Biological and Environmental Research (BER)
Phone: (301) 903-0943
Fax: (301) 903-8519
Email: Sally McFarlane
Phone: (301) 903-5548
Email: Rickey Petty
Three new scanning microwave radiometers (left) undergo testing in the instrument field at the Southern Great Plains site's Central Facility. (Source: ARM)
ARM is a multi-platform scientific user facility with instruments at fixed and varying locations around the globe for obtaining continuous field measurements of atmospheric data.
The Atmospheric Radiation Measurement (ARM) Climate Research Facility began operations in 1989 and supports a global network of permanent and mobile long-term atmospheric observational facilities as well as the development of scientific data products. ARM is a multi-laboratory effort, and is a major contributor to national and international research efforts related to global climate change.
ARM operates in situ and remote sensing observatories in climatically significant locations to sample continental and marine conditions in diverse environments. There are three fixed sites (U.S. Southern Great Plains, North Slope of Alaska, and the Azores) and three mobile facilities to explore science questions beyond those addressed by ARM's fixed sites. Peer-reviewed experiments are hosted at the fixed and mobile ARM sites with a goal to improve capabilities of models to make high quality predictions across the globe. ARM also has an aerial measurement capability to complement the ground measurements, and a data archive that provides scientists with quality-assured data in near real time.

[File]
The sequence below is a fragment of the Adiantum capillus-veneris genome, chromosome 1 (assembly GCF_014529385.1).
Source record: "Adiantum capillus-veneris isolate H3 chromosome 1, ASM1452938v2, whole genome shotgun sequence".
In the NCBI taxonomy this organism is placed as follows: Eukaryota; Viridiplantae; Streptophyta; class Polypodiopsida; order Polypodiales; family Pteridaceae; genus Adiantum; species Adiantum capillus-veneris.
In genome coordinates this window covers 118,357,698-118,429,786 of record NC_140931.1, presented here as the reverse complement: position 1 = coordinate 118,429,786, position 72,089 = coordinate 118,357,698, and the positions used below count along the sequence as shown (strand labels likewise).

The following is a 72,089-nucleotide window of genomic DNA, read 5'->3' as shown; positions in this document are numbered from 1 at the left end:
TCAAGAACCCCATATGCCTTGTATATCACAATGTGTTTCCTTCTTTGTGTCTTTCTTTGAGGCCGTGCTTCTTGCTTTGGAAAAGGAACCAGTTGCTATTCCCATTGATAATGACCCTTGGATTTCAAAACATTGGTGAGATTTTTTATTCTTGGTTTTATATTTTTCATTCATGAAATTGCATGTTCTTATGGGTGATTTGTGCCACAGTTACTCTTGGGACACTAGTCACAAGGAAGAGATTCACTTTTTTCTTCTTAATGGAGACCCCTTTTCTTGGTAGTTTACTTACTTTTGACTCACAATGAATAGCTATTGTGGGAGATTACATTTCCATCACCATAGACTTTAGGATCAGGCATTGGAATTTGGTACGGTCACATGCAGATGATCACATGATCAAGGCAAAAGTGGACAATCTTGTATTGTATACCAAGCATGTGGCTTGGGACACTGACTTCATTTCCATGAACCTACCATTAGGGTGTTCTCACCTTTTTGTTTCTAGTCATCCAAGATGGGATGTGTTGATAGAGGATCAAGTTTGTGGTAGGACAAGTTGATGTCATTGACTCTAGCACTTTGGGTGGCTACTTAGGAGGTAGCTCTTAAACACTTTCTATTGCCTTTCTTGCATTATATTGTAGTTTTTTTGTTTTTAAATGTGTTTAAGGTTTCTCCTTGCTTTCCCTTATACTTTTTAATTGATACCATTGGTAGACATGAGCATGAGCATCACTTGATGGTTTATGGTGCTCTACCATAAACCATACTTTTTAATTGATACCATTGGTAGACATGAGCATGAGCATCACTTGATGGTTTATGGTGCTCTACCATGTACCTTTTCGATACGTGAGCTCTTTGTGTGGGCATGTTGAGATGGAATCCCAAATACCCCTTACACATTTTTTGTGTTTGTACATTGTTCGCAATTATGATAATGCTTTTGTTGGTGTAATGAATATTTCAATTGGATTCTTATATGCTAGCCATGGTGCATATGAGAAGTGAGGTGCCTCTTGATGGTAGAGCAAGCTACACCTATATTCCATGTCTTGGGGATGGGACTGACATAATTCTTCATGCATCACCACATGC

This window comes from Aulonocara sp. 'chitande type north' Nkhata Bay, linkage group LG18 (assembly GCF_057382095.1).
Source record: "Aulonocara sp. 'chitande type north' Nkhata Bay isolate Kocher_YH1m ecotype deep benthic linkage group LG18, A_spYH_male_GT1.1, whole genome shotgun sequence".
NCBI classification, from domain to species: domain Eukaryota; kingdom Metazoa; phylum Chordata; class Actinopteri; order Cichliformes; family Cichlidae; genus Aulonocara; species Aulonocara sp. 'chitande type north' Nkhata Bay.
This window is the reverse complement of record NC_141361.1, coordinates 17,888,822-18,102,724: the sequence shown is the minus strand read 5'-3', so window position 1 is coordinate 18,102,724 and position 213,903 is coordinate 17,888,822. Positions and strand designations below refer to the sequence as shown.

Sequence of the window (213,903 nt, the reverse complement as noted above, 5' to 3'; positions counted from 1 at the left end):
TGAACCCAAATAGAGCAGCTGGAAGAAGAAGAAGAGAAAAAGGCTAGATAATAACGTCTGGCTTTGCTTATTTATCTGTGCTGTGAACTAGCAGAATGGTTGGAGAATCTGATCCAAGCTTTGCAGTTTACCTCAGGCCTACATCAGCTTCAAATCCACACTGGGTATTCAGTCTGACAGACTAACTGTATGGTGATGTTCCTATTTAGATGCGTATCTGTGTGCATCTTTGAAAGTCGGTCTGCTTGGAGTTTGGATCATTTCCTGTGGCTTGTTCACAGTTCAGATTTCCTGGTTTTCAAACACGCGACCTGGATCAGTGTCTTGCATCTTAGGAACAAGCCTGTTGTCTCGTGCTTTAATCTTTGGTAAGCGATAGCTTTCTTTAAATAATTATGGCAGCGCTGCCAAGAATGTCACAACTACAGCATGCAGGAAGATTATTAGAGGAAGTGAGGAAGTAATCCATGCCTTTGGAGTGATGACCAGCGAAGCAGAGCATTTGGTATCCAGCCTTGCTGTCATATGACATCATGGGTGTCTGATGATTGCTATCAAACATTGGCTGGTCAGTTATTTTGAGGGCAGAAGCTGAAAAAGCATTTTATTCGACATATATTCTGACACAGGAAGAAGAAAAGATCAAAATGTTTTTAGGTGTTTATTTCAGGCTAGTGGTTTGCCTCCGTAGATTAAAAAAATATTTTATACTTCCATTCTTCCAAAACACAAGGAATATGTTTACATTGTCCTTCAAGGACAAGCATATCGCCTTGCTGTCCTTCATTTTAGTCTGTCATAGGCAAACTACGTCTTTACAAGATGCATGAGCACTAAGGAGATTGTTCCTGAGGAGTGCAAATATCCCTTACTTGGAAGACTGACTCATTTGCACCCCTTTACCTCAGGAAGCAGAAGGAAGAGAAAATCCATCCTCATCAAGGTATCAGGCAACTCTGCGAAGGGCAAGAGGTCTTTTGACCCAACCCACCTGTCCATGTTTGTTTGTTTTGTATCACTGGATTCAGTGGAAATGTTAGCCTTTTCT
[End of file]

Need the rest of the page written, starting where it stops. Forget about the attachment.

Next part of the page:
ARM provides the climate community with standardized, high-precision observational data to understand the role of clouds and aerosols in controlling the Earth’s energy balance. ARM’s multiple instrument systems, long-term data records, high frequency measurements, and three-dimensional capabilities provide a unique resource for studying aerosol and cloud processes, as well as their interactions and coupling with the Earth’s surface. ARM data has led to significant enhancements to the radiation, aerosol, and cloud components of major climate models. Nevertheless, cloud and aerosol feedbacks remain the largest source of uncertainty in climate sensitivity estimates. Over the next decade, ARM will focus its measurement capabilities to address this uncertainty by developing denser observational sites that include additional scanning and profiling remote sensors to provide information on spatial variability of aerosol, cloud, and boundary layer processes at the scale of next generation climate models. ARM will also strengthen the connection between observations and models through development of a routine high resolution modeling capability focused on the ARM and creation of integrated data products and instrument simulators for model evaluation.
The Office of Science (SC) is the single largest supporter of basic research in the physical sciences in the United States.